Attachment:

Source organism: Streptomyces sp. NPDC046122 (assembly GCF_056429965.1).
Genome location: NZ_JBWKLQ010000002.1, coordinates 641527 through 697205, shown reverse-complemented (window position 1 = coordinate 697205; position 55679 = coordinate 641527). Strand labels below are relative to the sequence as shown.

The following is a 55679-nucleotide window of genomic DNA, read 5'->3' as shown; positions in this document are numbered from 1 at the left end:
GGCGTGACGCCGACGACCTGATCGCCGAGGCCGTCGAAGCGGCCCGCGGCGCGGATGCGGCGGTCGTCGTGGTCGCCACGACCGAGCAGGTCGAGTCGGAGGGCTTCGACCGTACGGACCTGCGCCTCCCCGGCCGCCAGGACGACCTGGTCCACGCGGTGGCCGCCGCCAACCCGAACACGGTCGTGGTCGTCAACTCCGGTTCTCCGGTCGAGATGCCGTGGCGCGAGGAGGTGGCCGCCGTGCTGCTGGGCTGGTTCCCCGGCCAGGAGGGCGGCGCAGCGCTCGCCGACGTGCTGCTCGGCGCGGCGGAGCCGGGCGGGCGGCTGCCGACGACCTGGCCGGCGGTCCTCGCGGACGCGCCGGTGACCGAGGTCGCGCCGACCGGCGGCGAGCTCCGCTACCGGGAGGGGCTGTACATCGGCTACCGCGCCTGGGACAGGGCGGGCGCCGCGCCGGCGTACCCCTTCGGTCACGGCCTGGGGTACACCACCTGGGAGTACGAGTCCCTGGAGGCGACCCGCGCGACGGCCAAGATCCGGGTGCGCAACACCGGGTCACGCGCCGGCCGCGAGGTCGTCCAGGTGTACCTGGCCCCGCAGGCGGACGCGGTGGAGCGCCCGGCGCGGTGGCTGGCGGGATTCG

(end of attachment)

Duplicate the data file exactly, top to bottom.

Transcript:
Source organism: Streptomyces sp. NPDC046122 (assembly GCF_056429965.1).
Genome location: NZ_JBWKLQ010000002.1, coordinates 641527 through 697205, shown reverse-complemented (window position 1 = coordinate 697205; position 55679 = coordinate 641527). Strand labels below are relative to the sequence as shown.

The following is a 55679-nucleotide window of genomic DNA, read 5'->3' as shown; positions in this document are numbered from 1 at the left end:
GGCGTGACGCCGACGACCTGATCGCCGAGGCCGTCGAAGCGGCCCGCGGCGCGGATGCGGCGGTCGTCGTGGTCGCCACGACCGAGCAGGTCGAGTCGGAGGGCTTCGACCGTACGGACCTGCGCCTCCCCGGCCGCCAGGACGACCTGGTCCACGCGGTGGCCGCCGCCAACCCGAACACGGTCGTGGTCGTCAACTCCGGTTCTCCGGTCGAGATGCCGTGGCGCGAGGAGGTGGCCGCCGTGCTGCTGGGCTGGTTCCCCGGCCAGGAGGGCGGCGCAGCGCTCGCCGACGTGCTGCTCGGCGCGGCGGAGCCGGGCGGGCGGCTGCCGACGACCTGGCCGGCGGTCCTCGCGGACGCGCCGGTGACCGAGGTCGCGCCGACCGGCGGCGAGCTCCGCTACCGGGAGGGGCTGTACATCGGCTACCGCGCCTGGGACAGGGCGGGCGCCGCGCCGGCGTACCCCTTCGGTCACGGCCTGGGGTACACCACCTGGGAGTACGAGTCCCTGGAGGCGACCCGCGCGACGGCCAAGATCCGGGTGCGCAACACCGGGTCACGCGCCGGCCGCGAGGTCGTCCAGGTGTACCTGGCCCCGCAGGCGGACGCGGTGGAGCGCCCGGCGCGGTGGCTGGCGGGATTCG